Hospitals with expensive tech, high patient satisfaction have highest-paid CEOs
What not-for-profit hospitals pay their CEOs has little to do with financial performance or quality scores, but the top executives generally make more at hospitals with expensive technology and high marks in patient satisfaction, according to a new study published in JAMA Internal Medicine.
The researchers drew data on 1,877 CEOs overseeing 2,691 hospitals from the Form 990 their organization submitted to the IRS for the 2009 tax year.
Compensation varied widely, the researchers found. The executives earned an average of $595,781 in compensation, according to the study. CEOs at small, nonteaching hospitals earned the least with a median compensation of $117,933, while the highest-paid CEOs generally led larger, urban hospitals that are typically teaching facilities. Those executives earned median compensation of more than $1.6 million.
The research team, including lead author Dr. Karen Joynt of the Harvard School of Public Health, concluded there's little information available on what affects CEO compensation. However, hospitals earning higher patient satisfaction scores tended to pay more (about $52,000). CEOs also earned more—a $136,000 bump, on average—if their hospitals had the technology in place to perform complex operations. Advanced imaging was also linked with substantially higher earnings.
The study, “Compensation of chief executive officers at nonprofit U.S. hospitals,” found no significant connection between pay and a hospital's financial performance or performance on process quality, mortality or readmission rates.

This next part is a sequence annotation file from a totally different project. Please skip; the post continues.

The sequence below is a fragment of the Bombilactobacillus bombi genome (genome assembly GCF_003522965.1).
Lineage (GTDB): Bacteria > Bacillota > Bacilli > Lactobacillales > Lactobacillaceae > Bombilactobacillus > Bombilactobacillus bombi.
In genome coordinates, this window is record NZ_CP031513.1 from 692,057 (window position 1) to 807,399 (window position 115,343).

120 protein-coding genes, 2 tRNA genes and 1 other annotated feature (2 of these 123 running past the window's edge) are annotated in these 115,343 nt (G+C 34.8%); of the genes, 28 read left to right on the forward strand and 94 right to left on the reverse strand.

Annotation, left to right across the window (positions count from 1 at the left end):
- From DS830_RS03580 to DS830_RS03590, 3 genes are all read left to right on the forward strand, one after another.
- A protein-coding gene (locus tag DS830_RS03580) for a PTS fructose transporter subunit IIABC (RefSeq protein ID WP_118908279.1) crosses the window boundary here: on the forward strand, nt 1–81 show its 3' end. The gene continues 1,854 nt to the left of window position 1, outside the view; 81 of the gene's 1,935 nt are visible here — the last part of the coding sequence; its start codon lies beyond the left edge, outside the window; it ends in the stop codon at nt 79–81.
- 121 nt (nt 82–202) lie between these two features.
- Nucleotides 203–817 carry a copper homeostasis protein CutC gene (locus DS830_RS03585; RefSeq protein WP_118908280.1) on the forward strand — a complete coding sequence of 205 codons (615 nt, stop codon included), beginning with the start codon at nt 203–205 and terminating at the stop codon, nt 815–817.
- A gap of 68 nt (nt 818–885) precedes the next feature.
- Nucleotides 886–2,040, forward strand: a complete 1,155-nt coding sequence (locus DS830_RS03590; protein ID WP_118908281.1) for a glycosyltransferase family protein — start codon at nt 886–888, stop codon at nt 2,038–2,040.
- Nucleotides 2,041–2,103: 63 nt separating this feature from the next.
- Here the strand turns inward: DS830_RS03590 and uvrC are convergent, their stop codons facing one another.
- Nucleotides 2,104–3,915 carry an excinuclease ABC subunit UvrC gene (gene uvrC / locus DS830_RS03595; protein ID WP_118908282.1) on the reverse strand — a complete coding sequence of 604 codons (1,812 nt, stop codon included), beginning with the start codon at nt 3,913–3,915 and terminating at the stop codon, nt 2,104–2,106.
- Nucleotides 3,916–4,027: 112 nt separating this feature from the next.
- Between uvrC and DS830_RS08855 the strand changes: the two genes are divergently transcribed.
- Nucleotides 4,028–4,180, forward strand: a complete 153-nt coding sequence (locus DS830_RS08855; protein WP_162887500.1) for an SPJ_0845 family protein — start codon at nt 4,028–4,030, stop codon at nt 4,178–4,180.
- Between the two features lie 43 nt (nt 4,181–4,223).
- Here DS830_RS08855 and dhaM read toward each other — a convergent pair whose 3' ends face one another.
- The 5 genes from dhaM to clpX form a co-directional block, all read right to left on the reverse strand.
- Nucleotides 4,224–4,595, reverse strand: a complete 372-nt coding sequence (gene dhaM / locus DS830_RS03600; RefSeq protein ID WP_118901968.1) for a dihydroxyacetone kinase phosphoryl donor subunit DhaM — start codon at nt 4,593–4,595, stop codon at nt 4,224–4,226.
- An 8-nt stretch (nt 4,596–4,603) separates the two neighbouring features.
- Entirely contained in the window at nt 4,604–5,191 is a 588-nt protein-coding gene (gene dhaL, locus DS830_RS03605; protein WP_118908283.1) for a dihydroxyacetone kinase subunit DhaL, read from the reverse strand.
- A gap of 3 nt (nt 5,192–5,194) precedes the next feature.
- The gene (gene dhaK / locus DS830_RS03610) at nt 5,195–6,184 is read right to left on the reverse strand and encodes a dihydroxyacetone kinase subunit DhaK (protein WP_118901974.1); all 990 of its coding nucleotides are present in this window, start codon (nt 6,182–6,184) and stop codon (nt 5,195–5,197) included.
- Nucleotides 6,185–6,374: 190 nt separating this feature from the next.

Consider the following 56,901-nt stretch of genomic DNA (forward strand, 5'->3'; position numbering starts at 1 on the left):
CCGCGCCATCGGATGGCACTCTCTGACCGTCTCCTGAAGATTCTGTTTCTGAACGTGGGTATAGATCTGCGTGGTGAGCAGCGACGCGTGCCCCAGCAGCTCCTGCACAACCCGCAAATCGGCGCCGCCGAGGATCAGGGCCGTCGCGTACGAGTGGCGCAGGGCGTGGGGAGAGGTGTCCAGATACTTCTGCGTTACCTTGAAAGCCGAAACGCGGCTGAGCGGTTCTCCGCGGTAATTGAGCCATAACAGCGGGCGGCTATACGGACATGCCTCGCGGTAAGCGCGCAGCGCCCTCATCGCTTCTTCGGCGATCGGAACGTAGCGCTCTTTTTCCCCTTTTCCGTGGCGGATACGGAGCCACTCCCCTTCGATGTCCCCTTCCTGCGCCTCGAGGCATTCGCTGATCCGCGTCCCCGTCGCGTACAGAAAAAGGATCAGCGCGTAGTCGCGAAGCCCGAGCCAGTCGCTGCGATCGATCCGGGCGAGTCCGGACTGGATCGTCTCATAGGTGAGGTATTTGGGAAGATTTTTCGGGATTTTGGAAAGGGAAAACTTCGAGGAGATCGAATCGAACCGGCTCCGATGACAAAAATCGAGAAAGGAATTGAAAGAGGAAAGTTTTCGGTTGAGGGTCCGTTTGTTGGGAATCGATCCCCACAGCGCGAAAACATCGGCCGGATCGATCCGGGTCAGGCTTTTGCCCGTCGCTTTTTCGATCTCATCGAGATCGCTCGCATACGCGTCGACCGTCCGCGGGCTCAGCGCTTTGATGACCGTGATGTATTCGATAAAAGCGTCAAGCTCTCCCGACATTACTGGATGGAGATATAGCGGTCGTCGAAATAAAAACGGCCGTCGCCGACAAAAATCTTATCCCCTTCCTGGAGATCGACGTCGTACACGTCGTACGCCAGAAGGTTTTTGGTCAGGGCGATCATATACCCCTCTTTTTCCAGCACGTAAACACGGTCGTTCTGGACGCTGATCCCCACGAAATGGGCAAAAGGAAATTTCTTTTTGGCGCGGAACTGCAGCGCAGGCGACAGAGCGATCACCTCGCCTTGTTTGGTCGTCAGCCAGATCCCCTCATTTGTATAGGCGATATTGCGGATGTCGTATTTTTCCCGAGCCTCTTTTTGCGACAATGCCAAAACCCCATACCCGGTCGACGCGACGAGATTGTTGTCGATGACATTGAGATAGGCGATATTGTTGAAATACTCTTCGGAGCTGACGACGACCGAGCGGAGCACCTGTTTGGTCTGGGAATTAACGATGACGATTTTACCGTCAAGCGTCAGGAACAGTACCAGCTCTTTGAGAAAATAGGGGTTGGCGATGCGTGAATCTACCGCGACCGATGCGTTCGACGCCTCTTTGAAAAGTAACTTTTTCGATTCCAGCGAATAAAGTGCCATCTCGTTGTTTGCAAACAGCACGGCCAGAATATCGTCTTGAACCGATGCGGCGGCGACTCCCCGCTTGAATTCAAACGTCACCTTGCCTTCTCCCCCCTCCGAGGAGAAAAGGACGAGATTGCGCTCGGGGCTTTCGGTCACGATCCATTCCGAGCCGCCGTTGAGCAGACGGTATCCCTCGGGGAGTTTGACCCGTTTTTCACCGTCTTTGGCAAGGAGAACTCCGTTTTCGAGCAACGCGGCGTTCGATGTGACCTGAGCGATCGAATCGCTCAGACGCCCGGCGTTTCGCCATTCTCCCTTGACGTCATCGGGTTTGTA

In an accompanying commentary that appears in the same issue of JAMA Internal Medicine, Dr. Warren Browner, CEO of California Pacific Medical Center in San Francisco, wrote he wasn't surprised by the study's findings that “bigger, glitzier, more prestigious hospitals,” paid more compared to other facilities. However, Browner took issue with some of the study's findings. He wrote that researchers leapt to conclusions about causality without considering the full range of variables. For instance, Browner wrote that researchers cherry-picked only a few quality metrics to prove pay wasn't linked to quality.
“A more likely explanation for the absence of a correlation between CEO pay and quality is that hospitals are concerned about, measure and reward different quality metrics—and Joynt et al looked at only a few of the several hundred possibilities,” Browner wrote.
The study's authors also calculated the premiums paid to CEOs based on the numbers of hospitals and beds under their supervision. CEOs earned about $550 for each additional bed and $34,609 per additional hospital.
Leaders of major teaching hospitals earned an average of $425,078 more compared with their counterparts at nonteaching hospitals. CEOs of hospitals with higher proportions of poor and Medicare patients earned less.
Follow Ashok Selvam on Twitter: @MH_aselvam